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Uncle Jims Worm Blog

Red Worms, Worms, Worm Composting, Composters & VermiCulture

 Farming is no longer the situation where a child takes over the family farm that’s been in the family for years. In fact, the Bureau of Labor Statistics has reported that between 2012 to 2022 there will be a 19% decline in the employment of farmers, ranchers, and other agricultural managers.


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Gardeners and lawn enthusiasts know that late summer and early fall are a great time to give their plants an extra boost before winter begins. Your worms have been busy all summer breaking down kitchen and garden scraps. Now is a great time to dig in and harvest some "black gold."

The bottom level of your worm bin has seen the most compost is dark and nutrient-richworm action, so that's the place to begin. If the material at that level looks like topsoil and has very few worms, then it's ready to be used. (If you still see some eggshells or other hard materials, that's ok, you can pick them out.) Depending on how busy your worms have been, what you are seeing may be vermicompost or it may be straight worm castings:


coconut coir and shredded newspaper worm beddingBedding is an essential part of your worm bin and often the key to your worms’ health and happiness. You will need to add bedding when you start a new vermicomposting bin, pile or trench. Fresh bedding can help if something has gone awry in your worm bin (see “Sick Worms”). If you need to harvest a lot of worm castings, you have the option of adding bedding to your worm bin. Bedding allows the worms a fresh environment, proper moisture, and room to breathe and move. Worms also eat bedding, so it has to be safe material. Here we’ll discuss some materials for worm bedding and how you should use them.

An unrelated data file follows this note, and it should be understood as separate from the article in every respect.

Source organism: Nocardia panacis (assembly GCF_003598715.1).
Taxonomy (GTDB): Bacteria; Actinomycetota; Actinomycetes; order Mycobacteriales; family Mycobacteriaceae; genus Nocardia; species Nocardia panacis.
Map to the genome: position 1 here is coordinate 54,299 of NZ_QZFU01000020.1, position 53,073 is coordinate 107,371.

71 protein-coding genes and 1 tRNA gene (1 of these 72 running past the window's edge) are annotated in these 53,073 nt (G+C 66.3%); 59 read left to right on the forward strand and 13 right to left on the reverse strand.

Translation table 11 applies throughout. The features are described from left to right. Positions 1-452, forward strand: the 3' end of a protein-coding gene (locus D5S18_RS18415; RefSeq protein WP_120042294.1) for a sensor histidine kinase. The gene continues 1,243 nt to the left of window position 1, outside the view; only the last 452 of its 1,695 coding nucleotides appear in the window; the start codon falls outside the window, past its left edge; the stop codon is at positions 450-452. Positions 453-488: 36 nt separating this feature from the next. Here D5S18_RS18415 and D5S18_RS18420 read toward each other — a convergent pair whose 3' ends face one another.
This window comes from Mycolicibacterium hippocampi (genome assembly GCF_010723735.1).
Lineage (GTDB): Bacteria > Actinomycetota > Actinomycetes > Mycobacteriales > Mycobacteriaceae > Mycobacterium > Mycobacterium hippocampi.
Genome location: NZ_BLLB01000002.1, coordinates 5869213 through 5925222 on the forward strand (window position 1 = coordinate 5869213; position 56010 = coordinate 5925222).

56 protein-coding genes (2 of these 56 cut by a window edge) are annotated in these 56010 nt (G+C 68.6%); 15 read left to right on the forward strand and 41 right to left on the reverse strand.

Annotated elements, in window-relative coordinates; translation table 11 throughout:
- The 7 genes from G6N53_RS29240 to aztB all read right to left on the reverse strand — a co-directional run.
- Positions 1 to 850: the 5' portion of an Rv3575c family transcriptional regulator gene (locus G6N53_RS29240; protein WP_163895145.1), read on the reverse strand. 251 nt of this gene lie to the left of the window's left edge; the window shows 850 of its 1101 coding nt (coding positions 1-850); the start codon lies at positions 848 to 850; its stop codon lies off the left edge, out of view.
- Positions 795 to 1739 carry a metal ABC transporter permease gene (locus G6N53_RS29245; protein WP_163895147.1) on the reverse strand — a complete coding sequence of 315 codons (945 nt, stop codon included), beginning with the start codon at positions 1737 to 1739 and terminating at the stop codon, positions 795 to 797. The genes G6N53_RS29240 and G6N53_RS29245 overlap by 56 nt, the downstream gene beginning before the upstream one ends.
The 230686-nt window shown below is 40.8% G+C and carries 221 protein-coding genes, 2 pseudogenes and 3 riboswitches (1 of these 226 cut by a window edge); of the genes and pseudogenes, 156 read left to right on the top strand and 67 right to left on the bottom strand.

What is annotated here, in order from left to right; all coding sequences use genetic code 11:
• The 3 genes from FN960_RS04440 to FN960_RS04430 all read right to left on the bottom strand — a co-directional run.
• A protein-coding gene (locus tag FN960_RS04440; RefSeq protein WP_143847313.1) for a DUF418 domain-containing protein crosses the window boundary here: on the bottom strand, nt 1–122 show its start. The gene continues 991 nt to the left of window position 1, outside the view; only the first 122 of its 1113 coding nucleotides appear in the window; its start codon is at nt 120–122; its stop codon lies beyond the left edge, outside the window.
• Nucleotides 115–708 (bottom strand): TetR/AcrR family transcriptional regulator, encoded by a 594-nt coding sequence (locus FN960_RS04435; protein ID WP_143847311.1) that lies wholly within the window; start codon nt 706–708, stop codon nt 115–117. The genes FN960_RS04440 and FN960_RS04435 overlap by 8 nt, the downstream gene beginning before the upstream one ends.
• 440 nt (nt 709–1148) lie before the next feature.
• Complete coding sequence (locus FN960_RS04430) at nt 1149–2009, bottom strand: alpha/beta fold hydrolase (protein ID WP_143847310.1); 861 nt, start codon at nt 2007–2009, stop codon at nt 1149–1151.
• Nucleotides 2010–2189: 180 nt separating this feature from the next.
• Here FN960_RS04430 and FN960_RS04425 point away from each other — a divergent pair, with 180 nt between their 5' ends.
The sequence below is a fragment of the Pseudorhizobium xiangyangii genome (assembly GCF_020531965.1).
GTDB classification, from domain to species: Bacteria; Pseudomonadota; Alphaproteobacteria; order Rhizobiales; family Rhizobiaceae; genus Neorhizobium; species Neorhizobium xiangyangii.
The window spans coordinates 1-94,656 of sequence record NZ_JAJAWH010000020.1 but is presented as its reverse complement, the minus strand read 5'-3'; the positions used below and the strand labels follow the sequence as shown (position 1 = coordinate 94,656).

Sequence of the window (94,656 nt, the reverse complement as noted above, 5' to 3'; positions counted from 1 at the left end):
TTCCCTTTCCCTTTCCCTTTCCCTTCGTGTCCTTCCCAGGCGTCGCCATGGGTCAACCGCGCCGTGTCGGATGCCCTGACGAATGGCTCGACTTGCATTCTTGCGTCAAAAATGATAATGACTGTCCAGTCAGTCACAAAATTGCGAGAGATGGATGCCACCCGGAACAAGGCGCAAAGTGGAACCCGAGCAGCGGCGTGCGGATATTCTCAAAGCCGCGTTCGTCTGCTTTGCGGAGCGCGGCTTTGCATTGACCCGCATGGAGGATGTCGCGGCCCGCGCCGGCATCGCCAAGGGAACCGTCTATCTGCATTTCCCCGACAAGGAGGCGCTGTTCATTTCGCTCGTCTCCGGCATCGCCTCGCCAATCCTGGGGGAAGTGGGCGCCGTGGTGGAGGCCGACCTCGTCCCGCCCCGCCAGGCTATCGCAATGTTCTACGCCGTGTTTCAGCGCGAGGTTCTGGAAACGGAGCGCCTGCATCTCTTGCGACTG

Just how fascinating are earthworms? Well, Charles Darwin studied earthworms for 40 years. Even more interesting is the fact that when he published his findings in the book The Formation of Vegetable Mould through the Action of Worms, with Observations of their Habits, it actually sold more copies than when On the Origin of Species was first released.


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Do you know everything about your wiggly friends in the bin or garden? With their simple life underground, worms can remain mysterious creatures! Let's open a can of worms and answer some popular questions about the life of a worm.


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Worms don’t need much to stay healthy and happy, but occasionally bad things happen. Just like humans, worms respond to changes in their environment. Sometimes the conditions in your worm bin may have become unintentionally harmful to your worms. What do you do if your worms appear to be sick or dying? Fortunately, there are some simple measures to take.


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When it comes to growing healthy, vital plants, soil building is essential. Most people who want to garden without synthetic chemicals turn to compost. Compost is a rich, dark, crumbly substance colloquially known as “black gold.” It is made from organic materials including leaves, wood chips and appropriate food scraps that have been broken down into a natural fertilizer.


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 Most of us are familiar with the reddish-grey colored earthworms that we find in gardens or on the ground following a rainstorm. Lumbricus terrestris, or more commonly known as nightcrawlers, also happen to be one of the largest worms in North America. While you’ve probably seen lots of earthworms in your life that vary in size, they can only get so big.


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Did you know that within one acre land there can be more than a million earthworms? While some people view the presence of worms like an unwelcome guest, many people have realized the benefits of having these invertebrates around. 


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